Case Concerning Armed Activities on the Territory of the Congo
(Democratic Republic of the Congo v. Uganda)
2005 I.C.J. (Dec. 19)

  • DRC was involved in a civil war.
    • Uganda, Rwanda, and other countries were all helping various rebel groups that were fighting to overthrow the government of the DRC.
    • In addition, various other rebel groups were hiding in the DRC, launching attacks at the governments of Uganda
  • DRC brought a case to the International Court of Justice, claiming that Uganda were involving themselves an internal DRC conflict.
    • Uganda argued that they were only protecting themselves from anti-Uganda rebel groups that were being given safe harbor in the DRC.
      • That would count as self-defense under Article 51 of the United Nations Charter.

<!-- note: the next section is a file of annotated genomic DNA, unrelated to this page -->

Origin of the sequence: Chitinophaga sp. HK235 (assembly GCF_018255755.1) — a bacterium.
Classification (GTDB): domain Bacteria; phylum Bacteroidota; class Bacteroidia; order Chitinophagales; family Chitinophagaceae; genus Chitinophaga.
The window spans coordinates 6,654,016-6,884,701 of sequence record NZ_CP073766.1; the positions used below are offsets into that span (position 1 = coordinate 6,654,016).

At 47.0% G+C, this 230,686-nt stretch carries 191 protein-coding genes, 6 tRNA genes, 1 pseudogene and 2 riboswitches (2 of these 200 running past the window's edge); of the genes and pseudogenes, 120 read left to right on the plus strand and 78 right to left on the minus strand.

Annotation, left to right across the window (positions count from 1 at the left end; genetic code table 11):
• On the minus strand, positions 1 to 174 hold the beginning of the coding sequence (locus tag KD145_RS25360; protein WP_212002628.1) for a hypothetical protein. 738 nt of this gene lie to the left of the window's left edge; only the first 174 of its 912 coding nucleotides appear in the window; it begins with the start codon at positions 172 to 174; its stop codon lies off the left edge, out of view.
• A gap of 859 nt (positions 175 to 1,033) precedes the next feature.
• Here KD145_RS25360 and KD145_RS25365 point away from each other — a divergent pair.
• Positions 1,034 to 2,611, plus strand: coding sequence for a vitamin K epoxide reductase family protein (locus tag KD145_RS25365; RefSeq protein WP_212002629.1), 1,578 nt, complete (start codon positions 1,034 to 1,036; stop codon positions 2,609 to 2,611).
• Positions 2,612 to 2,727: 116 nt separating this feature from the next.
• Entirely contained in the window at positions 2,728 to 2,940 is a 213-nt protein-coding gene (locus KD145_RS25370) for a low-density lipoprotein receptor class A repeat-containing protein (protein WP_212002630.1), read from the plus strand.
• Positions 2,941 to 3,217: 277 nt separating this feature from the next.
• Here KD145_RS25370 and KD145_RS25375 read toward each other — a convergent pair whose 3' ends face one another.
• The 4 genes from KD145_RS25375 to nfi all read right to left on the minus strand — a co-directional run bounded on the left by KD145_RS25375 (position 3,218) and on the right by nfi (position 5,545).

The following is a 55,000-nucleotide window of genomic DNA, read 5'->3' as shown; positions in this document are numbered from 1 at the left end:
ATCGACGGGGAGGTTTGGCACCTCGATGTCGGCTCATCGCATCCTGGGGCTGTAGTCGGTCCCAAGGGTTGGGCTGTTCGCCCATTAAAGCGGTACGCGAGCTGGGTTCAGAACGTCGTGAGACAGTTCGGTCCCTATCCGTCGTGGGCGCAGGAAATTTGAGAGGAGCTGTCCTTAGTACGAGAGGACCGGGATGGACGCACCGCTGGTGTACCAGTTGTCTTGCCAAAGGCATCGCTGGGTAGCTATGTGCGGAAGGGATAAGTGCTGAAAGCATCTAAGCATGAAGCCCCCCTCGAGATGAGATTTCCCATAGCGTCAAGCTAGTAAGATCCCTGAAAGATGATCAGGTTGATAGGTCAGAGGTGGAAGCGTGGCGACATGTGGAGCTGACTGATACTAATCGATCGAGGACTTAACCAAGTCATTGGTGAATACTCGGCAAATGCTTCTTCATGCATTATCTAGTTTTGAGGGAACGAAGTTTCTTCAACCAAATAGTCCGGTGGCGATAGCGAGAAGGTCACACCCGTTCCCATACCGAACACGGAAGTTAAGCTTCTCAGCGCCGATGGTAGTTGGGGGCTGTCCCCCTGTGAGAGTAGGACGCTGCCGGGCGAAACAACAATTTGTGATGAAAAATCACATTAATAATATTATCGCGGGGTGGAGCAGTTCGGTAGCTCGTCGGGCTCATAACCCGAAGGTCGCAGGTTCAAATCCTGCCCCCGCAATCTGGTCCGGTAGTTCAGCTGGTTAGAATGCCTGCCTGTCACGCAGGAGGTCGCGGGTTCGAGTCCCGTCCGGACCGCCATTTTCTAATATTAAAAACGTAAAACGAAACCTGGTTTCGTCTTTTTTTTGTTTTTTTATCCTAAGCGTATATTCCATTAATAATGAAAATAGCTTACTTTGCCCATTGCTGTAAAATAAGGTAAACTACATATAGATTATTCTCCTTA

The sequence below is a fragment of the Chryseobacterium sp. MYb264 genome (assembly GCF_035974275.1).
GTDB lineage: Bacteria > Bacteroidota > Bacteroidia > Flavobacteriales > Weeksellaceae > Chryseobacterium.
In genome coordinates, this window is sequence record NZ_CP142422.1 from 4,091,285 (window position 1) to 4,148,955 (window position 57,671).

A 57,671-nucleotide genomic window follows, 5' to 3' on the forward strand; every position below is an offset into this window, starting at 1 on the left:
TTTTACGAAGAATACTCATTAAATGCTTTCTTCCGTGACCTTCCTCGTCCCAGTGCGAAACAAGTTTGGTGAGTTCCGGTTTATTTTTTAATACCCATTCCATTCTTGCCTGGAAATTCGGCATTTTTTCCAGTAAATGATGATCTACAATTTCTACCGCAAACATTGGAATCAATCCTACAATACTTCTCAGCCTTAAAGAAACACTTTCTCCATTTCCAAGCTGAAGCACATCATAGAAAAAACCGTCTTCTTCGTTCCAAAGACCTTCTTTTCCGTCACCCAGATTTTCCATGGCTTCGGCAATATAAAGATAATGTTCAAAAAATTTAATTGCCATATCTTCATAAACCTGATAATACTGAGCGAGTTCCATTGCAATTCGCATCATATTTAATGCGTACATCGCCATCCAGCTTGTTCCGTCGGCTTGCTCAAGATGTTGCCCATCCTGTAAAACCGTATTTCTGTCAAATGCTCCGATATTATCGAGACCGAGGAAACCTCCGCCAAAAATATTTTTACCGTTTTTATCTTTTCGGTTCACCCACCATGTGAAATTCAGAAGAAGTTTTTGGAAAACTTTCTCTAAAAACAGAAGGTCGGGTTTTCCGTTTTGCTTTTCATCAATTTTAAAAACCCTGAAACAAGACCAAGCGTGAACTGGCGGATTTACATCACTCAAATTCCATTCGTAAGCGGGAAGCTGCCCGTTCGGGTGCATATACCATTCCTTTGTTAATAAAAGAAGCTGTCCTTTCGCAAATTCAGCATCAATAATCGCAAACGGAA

• The ICJ found for the DRC.
    • The ICJ looked to their previous decision in Nicaragua v. United States (1986 I.C.J. 14 (June 27)), where they considered the legality of a third-party country intervening in an internal conflict.
    • The ICJ found that Uganda did not have the consent of DRC to enter. Therefore it was a grave violation of Article 2(4) of the United Nations Charter.
      • There was no defense of Article 51, because no one in DRC had performed an armed attack against Uganda.
      • Technically, armed Ugandan rebel groups were launching attacks against Uganda from DRC territory, but that wasn't being controlled by the DRC, and the DRC didn't have the capability to stop them.
  • Can rebel attacks being launched from a failed-state's territory constitute an armed attack to trigger Article 51?
    • Based on the decision in this case, the answer appears to be no.
      • Then what can a country do about it?
    • Should there be an "implied consent" if there is no centralized government capable of giving consent?